Fig 2. Experimental designs of animal studies assessing the interaction between SARS-CoV-2 and influenza A virus (IAV).

[4454]. The protocols of the experiments in mice, hamsters, and ferrets were summarized to allow comparison across studies. Red points represent the time point for infection with SARS-CoV-2 and blue points for infection with IAV (filled points represent infection with IAV (H1N1) and empty points with IAV (H3N2)). Triangles represent the time at which samples from sacrificed animals were taken. The data from every study were extracted from the text, the tables, or the figures; all the corresponding values were checked and are available in S1 and S2 Tables.

As shown in Fig 3A, the severity of monoinfection with either IAV or SARS-CoV-2 differed between animal models. In ferrets, monoinfection with IAV, but not with SARS-CoV-2, resulted in weight loss, while the opposite was observed in hamsters. In mice, however, both monoinfections generally caused weight loss. Also, unlike the hamster and ferret models, mice can develop severe COVID-19 and die, so this model was used in all studies that analyzed survival (Fig 3B). On the whole, these results agree with earlier evidence of the advantages and limitations of different animal models for in vivo research on IAV and SARS-CoV-2 [58,59].

Fig 3. Summary results from animal studies assessing the effect of coinfection with SARS-CoV-2 and influenza A virus (IAV) on disease severity.

[4449,5154]. In panel A, the y-axis values represent the weight relative to baseline, calculated when the maximal weight loss was observed (or, if the animals did not lose weight, when the maximum weight gain was observed), and colors represent different studies. In panel B, the y-axis values represent the fraction of animals alive at the end of the experiment, and colors represent the times between infections. The data from every study were extracted from the text, the tables, or the figures; all the corresponding values were checked and are available in S1 and S2 Tables.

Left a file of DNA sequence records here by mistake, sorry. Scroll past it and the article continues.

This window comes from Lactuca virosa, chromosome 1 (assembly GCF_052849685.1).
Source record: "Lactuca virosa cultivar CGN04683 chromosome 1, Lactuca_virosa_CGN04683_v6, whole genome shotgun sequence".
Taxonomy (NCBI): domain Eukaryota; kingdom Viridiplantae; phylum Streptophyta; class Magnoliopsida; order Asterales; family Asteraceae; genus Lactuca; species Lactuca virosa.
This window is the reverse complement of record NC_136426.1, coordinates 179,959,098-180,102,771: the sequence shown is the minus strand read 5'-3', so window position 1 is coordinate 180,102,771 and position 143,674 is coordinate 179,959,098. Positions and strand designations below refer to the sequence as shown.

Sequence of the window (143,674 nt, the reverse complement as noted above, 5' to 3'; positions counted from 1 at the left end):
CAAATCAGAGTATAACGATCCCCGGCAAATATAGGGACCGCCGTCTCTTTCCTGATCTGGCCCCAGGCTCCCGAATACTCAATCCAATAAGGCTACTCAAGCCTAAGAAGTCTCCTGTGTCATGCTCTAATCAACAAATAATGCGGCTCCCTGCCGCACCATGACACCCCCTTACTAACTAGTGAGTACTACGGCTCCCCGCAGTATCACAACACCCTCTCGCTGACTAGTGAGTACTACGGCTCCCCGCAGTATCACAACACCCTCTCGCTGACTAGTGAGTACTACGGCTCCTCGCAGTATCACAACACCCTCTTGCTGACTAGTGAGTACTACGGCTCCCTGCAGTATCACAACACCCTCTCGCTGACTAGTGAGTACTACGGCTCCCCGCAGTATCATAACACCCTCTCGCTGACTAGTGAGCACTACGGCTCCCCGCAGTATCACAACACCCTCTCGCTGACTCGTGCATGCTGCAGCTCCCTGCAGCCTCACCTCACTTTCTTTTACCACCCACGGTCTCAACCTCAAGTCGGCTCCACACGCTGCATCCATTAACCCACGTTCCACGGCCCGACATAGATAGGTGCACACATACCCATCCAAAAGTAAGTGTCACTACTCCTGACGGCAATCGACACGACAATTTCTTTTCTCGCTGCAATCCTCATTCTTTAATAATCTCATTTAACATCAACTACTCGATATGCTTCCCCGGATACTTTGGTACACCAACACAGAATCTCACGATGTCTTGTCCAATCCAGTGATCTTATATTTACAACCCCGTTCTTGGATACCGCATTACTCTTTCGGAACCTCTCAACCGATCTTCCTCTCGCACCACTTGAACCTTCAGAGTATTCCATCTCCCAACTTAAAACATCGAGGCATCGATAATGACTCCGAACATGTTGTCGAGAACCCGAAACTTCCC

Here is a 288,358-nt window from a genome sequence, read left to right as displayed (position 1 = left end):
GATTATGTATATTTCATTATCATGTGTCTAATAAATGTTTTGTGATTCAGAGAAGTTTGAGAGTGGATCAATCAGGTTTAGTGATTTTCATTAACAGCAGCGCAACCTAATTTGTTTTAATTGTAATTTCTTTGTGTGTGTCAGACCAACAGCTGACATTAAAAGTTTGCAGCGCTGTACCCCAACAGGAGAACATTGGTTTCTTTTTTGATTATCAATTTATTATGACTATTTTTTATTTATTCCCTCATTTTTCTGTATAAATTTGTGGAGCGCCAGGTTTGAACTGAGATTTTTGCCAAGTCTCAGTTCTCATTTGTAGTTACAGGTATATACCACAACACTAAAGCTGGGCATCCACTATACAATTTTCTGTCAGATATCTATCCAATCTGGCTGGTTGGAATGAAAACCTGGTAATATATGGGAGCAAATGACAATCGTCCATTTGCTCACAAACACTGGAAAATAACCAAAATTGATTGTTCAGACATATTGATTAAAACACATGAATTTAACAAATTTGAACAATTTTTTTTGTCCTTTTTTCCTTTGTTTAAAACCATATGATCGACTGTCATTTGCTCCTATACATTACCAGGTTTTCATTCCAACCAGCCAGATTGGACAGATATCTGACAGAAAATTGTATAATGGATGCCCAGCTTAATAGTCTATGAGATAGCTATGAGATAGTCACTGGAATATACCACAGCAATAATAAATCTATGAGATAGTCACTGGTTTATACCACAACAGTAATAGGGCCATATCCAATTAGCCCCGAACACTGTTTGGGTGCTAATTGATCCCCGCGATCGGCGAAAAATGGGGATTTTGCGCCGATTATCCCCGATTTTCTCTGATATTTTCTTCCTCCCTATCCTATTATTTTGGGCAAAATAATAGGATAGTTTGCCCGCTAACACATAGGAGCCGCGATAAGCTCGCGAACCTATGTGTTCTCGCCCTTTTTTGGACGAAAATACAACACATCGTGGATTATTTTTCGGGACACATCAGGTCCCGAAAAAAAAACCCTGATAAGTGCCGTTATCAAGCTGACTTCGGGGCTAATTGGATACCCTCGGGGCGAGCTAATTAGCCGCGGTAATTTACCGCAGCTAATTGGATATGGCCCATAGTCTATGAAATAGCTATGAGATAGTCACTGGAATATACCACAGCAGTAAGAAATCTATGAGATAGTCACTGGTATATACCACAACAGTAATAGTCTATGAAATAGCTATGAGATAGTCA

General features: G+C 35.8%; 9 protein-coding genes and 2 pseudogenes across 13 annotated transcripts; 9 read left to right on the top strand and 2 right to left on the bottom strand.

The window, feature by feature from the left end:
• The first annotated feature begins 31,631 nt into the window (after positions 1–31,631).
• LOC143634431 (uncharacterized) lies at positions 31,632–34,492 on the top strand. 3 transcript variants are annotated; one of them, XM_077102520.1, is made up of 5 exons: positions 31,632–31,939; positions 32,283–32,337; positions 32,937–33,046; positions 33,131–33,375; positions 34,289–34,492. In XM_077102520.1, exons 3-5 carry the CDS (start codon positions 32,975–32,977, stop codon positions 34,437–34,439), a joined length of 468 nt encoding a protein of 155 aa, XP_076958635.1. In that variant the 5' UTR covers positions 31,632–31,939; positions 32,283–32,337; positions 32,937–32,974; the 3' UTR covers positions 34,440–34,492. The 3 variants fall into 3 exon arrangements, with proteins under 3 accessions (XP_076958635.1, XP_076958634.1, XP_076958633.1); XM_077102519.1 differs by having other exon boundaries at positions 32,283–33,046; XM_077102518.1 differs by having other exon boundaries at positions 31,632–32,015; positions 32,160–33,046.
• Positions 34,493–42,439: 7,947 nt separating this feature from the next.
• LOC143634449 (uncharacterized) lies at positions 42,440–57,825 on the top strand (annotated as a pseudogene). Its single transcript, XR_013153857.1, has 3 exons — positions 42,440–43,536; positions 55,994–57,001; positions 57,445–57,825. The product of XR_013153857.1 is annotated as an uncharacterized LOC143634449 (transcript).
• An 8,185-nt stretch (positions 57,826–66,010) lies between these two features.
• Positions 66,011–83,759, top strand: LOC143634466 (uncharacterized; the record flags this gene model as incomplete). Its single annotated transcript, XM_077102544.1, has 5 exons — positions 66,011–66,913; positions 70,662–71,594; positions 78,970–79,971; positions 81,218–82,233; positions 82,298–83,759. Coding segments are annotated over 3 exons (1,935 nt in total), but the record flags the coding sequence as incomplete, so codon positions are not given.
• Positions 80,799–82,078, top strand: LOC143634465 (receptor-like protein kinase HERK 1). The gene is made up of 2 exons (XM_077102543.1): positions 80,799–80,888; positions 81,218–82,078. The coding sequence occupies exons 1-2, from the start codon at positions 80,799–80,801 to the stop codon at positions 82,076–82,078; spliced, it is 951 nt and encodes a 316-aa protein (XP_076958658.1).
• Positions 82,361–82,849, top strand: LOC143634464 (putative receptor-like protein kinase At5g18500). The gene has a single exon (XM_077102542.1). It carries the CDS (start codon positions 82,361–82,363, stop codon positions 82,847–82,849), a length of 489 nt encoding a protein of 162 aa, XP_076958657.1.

In all but one study, the effect of coinfection on disease severity was quantified by tracking changes in the animals’ body weight. In mice and, to a lesser extent, in hamsters, animals coinfected suffered a higher maximal weight loss than animals monoinfected with either IAV or SARS-CoV-2 (Fig 3A, S1 Table). In ferrets, however, the maximum weight loss after coinfection was relatively comparable to that after IAV monoinfection. In keeping with the results based on weight loss, the three studies that measured survival (all using the mice model) found that coinfected animals either suffered higher mortality [46,51] or died faster [45] than monoinfected animals (Fig 3B, S1 Table).

In contrast to the relatively consistent results on disease severity, the effect of coinfection on viral load—quantified as the ratio of viral load during coinfection to that during monoinfection—was more heterogeneous across studies (Fig 4, S2 Table). In addition to the sources of heterogeneity outlined above, the studies varied in the technique used to quantify viral load (either reverse transcription quantitative polymerase chain reaction [RT-qPCR], plaque-based, or median tissue culture infectious dose [TCID50] assays) and in the sample type (swabs or tissue) and location (lower respiratory tract [LRT] or upper respiratory tract [URT]). These differences may affect the inferred sign and strength of interaction: For example, the load of infectious viruses—which only plaque-based or TCID50 assays can quantify—in the URT is likely a more relevant proxy of transmissibility [60] but was measured in only six studies [46,47,50,5254]. Overall, the effect size spanned six orders of magnitude and depended on the location of the body compartment sampled. In the LRT, the viral load of SARS-CoV-2 was generally reduced by preceding or simultaneous infection with IAV but increased by subsequent infection with IAV in hamsters (Fig 4A, left panel). The effect was more variable in mice and inconclusive in ferrets because of a low number of studies. On the other hand, there was no obvious pattern in the viral load of IAV, regardless of infection order (Fig 4A, right panel). In the URT, fewer studies assessed the effect of coinfection on viral load and their results were inconsistent (Fig 4B).